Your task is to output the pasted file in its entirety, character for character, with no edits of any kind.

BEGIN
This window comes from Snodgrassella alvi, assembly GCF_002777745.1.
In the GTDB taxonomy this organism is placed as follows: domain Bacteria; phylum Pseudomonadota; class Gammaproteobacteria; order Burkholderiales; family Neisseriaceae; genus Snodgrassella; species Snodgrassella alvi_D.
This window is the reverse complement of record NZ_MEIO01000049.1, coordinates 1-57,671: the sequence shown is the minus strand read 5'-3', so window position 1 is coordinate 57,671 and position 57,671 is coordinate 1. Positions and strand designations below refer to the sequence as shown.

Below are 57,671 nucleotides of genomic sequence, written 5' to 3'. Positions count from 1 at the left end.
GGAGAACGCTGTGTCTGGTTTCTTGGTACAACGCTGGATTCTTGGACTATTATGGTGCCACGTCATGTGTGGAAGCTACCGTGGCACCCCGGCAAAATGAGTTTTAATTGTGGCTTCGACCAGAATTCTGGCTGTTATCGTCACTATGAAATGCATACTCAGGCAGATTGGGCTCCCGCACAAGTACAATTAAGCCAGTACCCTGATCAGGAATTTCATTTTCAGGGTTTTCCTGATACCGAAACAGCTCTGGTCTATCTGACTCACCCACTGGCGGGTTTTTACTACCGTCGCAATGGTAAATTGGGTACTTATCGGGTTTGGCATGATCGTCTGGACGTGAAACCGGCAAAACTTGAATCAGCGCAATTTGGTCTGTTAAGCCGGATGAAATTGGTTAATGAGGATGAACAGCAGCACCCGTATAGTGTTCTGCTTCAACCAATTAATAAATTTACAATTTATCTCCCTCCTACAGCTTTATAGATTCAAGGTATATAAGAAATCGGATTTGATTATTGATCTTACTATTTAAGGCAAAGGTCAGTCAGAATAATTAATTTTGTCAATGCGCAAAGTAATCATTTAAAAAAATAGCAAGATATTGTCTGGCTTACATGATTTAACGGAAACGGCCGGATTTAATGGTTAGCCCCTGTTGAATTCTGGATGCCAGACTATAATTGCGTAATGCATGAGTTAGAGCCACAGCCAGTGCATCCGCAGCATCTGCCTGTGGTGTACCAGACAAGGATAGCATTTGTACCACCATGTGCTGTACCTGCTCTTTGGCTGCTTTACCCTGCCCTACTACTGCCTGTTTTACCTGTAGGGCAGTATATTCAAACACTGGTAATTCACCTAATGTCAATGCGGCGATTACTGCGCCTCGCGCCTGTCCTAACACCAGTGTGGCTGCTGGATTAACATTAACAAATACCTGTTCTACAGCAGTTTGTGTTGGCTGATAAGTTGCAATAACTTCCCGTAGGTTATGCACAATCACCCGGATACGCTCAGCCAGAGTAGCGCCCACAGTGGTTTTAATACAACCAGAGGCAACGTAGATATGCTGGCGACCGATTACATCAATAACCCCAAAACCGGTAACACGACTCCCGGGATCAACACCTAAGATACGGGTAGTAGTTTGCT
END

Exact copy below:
This window comes from Snodgrassella alvi, assembly GCF_002777745.1.
In the GTDB taxonomy this organism is placed as follows: domain Bacteria; phylum Pseudomonadota; class Gammaproteobacteria; order Burkholderiales; family Neisseriaceae; genus Snodgrassella; species Snodgrassella alvi_D.
This window is the reverse complement of record NZ_MEIO01000049.1, coordinates 1-57,671: the sequence shown is the minus strand read 5'-3', so window position 1 is coordinate 57,671 and position 57,671 is coordinate 1. Positions and strand designations below refer to the sequence as shown.

Below are 57,671 nucleotides of genomic sequence, written 5' to 3'. Positions count from 1 at the left end.
GGAGAACGCTGTGTCTGGTTTCTTGGTACAACGCTGGATTCTTGGACTATTATGGTGCCACGTCATGTGTGGAAGCTACCGTGGCACCCCGGCAAAATGAGTTTTAATTGTGGCTTCGACCAGAATTCTGGCTGTTATCGTCACTATGAAATGCATACTCAGGCAGATTGGGCTCCCGCACAAGTACAATTAAGCCAGTACCCTGATCAGGAATTTCATTTTCAGGGTTTTCCTGATACCGAAACAGCTCTGGTCTATCTGACTCACCCACTGGCGGGTTTTTACTACCGTCGCAATGGTAAATTGGGTACTTATCGGGTTTGGCATGATCGTCTGGACGTGAAACCGGCAAAACTTGAATCAGCGCAATTTGGTCTGTTAAGCCGGATGAAATTGGTTAATGAGGATGAACAGCAGCACCCGTATAGTGTTCTGCTTCAACCAATTAATAAATTTACAATTTATCTCCCTCCTACAGCTTTATAGATTCAAGGTATATAAGAAATCGGATTTGATTATTGATCTTACTATTTAAGGCAAAGGTCAGTCAGAATAATTAATTTTGTCAATGCGCAAAGTAATCATTTAAAAAAATAGCAAGATATTGTCTGGCTTACATGATTTAACGGAAACGGCCGGATTTAATGGTTAGCCCCTGTTGAATTCTGGATGCCAGACTATAATTGCGTAATGCATGAGTTAGAGCCACAGCCAGTGCATCCGCAGCATCTGCCTGTGGTGTACCAGACAAGGATAGCATTTGTACCACCATGTGCTGTACCTGCTCTTTGGCTGCTTTACCCTGCCCTACTACTGCCTGTTTTACCTGTAGGGCAGTATATTCAAACACTGGTAATTCACCTAATGTCAATGCGGCGATTACTGCGCCTCGCGCCTGTCCTAACACCAGTGTGGCTGCTGGATTAACATTAACAAATACCTGTTCTACAGCAGTTTGTGTTGGCTGATAAGTTGCAATAACTTCCCGTAGGTTATGCACAATCACCCGGATACGCTCAGCCAGAGTAGCGCCCACAGTGGTTTTAATACAACCAGAGGCAACGTAGATATGCTGGCGACCGATTACATCAATAACCCCAAAACCGGTAACACGACTCCCGGGATCAACACCTAAGATACGGGTAGTAGTTTGCT